Jesus refers to himself in this Sunday's gospel as "the Good Shepherd" who lays down his life for his sheep (Jn 10:11). Who are his sheep? He tells his listeners that he has other sheep outside of Israel that he also must tend to, "and there will be one flock, one shepherd" (Jn 10:16). In my minute homily this week, I visit the barnyard to demonstrate the fact that sheep come in all colors and sizes, just like people, and whether our "fleece" is white, black or brown, we are all invited to be part of Jesus' one flock. (I also discover that barnyards can be noisy places!)
The word Catholic means "universal" and we give this name to the Church because Christ's salvation is truly for members of every race, tribe and nation. The Church is also universal in scope, in the sense that the light of God's truth shines on every aspect of our lives. I was reminded of the universality of the Church this week by a few things that came across my desk dealing with different cultural expressions of our faith and what our faith brings to bear on the subjects as wide ranging as ghost stories and artificial intelligence. You'll find these items linked to below in the online resources listings.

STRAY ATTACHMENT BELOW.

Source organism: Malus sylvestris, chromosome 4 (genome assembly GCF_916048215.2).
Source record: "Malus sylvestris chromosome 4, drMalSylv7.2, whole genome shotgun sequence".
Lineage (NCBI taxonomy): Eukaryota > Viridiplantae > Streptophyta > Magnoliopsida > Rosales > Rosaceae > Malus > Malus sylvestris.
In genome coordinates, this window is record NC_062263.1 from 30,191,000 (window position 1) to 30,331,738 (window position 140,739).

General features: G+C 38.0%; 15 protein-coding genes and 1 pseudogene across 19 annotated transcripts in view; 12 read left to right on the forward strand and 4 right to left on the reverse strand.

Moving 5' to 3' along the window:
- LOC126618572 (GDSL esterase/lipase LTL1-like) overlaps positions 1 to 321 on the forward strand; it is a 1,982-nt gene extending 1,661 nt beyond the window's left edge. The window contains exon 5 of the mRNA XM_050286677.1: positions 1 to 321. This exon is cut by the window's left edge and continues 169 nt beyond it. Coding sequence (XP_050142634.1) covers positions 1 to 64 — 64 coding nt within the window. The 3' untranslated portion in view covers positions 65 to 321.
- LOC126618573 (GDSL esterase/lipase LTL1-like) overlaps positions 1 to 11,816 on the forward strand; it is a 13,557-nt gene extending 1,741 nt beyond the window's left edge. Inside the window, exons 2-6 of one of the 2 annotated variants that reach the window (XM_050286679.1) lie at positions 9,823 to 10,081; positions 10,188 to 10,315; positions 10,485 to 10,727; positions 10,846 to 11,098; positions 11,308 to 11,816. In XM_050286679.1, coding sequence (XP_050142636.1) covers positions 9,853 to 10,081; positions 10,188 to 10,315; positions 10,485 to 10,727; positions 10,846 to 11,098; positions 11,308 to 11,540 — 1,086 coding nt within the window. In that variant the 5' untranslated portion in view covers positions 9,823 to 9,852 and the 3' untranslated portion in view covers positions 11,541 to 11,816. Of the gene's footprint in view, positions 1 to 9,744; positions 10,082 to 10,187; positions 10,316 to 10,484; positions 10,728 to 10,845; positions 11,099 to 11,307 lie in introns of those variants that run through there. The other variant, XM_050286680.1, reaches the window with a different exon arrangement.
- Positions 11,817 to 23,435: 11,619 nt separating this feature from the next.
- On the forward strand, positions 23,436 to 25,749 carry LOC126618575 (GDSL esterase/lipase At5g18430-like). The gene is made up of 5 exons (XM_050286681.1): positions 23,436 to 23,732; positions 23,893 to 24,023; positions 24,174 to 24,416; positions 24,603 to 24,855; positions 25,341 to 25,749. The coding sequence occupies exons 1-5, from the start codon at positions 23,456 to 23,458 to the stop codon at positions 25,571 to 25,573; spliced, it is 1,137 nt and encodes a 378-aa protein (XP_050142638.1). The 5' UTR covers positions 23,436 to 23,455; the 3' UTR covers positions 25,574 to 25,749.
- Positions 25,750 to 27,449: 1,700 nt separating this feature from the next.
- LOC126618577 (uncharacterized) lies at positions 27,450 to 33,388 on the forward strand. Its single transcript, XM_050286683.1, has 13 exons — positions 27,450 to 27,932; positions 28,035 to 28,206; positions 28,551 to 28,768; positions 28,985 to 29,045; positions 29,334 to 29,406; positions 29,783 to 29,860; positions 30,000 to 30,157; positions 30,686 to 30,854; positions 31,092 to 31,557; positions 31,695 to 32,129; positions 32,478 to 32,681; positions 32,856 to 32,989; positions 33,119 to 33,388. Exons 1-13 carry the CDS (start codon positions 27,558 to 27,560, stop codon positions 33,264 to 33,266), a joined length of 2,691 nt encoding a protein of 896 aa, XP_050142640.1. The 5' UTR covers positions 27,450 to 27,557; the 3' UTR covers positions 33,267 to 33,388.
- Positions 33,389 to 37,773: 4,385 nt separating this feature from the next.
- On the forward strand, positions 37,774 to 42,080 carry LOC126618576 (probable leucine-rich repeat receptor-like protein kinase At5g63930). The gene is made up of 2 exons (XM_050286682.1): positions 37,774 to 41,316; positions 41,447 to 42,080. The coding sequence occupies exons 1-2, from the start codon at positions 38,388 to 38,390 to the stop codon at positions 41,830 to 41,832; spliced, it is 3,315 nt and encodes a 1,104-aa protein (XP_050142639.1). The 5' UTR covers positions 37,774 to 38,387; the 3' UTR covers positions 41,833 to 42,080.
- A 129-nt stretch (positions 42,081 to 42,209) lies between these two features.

Finally, this past week we celebrated Earth Day, which serves as a reminder to us all of our duty to be good stewards of God's creation. What is the relationship between the Catholic Church and environmentalism? Pope Francis offers some wisdom on this question in his encyclical letter, Laudato Si, which I talk about in this Earth Day blog post.